Comment author: TheOtherDave 04 November 2011 07:46:07PM 4 points [-]

I'm curious: are you comparing the Socratic method here to some other technique that works more reliably with a broad range of capabilities?

I would have thought that no matter what technique I use, the subset of my class that I devote most of my attention to will get the most benefit, and everyone else will be frustrated that they aren't getting as much out of it as they could with more attention.

Comment author: a_gramsci 04 November 2011 09:12:26PM *  1 point [-]

You're right, I really wasn't thinking of a specific method of comparison, rather I was just kind of ranting on how much I dislike it. Of the teaching methods we have: Lecturing- Above average students might be bored if the teacher is telling them information they already knew, but it many times has just a blanket boredom effect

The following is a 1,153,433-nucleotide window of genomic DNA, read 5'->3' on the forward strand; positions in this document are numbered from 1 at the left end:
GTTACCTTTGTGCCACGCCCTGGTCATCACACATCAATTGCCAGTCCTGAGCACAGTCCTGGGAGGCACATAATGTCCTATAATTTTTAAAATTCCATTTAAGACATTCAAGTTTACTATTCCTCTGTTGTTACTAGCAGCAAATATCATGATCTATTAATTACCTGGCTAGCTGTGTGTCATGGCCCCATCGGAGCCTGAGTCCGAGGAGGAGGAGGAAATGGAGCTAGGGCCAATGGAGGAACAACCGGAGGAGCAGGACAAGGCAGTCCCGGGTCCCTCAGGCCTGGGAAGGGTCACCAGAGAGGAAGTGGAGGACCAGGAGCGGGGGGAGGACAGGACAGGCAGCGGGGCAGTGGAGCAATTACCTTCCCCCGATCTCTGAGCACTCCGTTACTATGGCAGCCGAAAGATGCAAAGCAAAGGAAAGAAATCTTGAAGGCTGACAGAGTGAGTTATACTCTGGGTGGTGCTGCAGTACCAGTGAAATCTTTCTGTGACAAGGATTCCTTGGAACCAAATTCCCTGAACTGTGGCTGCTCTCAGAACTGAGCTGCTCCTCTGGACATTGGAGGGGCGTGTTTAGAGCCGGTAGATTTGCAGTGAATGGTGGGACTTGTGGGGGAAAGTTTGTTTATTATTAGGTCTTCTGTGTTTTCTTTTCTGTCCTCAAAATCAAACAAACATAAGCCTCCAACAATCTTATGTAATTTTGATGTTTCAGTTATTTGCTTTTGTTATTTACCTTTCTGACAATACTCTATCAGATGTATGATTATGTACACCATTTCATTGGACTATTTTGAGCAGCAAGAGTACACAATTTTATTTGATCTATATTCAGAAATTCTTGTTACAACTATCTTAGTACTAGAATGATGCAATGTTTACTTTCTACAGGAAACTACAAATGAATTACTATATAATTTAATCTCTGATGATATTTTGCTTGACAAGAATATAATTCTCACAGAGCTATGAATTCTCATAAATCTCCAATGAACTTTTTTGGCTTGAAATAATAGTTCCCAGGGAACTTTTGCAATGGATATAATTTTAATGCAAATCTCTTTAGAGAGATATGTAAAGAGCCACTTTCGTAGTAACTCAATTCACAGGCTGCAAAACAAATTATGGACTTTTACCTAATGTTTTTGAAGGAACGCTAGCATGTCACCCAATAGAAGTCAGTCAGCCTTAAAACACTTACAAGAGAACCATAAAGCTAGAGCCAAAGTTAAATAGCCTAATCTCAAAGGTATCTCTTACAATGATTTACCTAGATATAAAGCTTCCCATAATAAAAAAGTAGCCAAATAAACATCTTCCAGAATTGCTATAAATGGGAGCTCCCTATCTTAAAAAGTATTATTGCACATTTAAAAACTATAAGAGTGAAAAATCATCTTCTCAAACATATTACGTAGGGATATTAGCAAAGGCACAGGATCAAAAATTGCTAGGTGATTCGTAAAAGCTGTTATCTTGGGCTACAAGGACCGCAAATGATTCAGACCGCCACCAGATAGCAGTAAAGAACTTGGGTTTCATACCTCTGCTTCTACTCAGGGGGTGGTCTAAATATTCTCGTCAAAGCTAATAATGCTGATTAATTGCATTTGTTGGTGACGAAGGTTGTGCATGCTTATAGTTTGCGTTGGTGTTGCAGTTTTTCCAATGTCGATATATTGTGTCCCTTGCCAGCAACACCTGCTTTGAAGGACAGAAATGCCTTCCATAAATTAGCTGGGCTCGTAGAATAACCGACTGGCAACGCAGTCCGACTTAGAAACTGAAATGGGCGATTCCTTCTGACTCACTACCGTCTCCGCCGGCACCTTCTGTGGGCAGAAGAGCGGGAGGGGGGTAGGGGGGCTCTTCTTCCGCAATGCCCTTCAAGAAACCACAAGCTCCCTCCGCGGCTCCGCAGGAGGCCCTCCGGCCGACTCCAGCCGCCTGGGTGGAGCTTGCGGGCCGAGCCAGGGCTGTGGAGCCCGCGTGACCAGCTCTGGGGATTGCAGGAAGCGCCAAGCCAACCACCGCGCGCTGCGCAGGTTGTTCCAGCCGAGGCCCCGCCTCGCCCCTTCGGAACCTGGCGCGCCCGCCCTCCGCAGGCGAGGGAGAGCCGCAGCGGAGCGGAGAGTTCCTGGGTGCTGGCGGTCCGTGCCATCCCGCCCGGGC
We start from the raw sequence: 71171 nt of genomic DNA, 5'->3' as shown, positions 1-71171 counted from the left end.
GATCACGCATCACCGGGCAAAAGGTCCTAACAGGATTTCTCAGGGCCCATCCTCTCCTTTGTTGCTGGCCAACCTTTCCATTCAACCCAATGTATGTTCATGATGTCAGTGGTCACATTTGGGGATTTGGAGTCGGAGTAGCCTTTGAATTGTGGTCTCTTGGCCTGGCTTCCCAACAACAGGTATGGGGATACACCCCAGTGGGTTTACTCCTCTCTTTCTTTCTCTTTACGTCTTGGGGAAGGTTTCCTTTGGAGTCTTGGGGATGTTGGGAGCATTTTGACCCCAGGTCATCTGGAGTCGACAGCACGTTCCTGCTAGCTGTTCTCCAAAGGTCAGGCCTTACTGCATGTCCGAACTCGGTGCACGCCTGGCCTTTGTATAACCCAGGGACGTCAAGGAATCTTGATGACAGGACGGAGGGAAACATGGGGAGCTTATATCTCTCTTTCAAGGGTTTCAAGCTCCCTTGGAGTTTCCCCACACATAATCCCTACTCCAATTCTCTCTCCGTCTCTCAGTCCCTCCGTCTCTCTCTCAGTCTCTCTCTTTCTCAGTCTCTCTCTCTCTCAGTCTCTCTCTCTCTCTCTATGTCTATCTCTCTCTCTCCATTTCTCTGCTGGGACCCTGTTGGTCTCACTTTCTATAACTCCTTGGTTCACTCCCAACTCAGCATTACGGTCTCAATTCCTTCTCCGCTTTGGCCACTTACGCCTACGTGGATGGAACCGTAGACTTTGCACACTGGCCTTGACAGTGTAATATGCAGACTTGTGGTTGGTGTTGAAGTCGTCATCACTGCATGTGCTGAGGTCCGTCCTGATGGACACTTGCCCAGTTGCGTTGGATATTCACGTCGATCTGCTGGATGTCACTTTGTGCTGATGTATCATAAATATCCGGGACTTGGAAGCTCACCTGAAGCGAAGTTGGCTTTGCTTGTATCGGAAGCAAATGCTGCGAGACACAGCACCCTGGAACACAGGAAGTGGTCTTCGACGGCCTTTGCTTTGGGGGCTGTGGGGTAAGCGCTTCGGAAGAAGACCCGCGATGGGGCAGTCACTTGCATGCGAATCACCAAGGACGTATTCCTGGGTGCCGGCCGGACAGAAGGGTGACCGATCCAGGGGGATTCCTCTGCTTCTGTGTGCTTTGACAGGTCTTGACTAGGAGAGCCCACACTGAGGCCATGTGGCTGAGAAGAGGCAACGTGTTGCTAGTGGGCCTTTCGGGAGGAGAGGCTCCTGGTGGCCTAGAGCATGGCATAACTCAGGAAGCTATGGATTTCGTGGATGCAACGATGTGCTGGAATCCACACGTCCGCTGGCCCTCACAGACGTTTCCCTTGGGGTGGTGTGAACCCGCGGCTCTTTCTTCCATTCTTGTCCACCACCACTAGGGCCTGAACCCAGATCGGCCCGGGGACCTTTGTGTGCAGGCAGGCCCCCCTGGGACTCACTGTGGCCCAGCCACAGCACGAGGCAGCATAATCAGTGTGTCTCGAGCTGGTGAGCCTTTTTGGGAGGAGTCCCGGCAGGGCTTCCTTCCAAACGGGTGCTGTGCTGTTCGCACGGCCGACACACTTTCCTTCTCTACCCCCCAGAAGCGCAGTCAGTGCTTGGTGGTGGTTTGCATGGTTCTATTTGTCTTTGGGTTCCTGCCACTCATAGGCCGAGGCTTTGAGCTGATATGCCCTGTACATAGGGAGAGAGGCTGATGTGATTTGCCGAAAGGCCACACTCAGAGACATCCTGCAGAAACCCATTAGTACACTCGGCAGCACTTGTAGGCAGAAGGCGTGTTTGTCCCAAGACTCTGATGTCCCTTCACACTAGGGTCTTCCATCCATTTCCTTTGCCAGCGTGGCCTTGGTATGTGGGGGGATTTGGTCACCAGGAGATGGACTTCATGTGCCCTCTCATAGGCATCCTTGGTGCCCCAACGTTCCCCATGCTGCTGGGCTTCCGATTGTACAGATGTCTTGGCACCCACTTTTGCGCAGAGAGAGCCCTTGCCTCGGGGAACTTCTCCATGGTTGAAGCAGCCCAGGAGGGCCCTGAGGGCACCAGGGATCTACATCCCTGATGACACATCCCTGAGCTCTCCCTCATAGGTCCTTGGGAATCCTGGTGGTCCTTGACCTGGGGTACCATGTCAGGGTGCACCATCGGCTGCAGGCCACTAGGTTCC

Demonstrating- Even if certain students already know information, can still be interesting if they try to extend their thinking on the demonstration. The opposite of a lecture, many times has a blanket engaging effect

Socratic- See above post So really, there is no silver bullet, only what you say of devoting attention to specific subsets of class. Apart from the limited use cases of a demonstration, the only way to maximize what part of the class is interested is by catering to the largest subset

Comment author: Barry_Cotter 11 October 2011 02:01:29PM 1 point [-]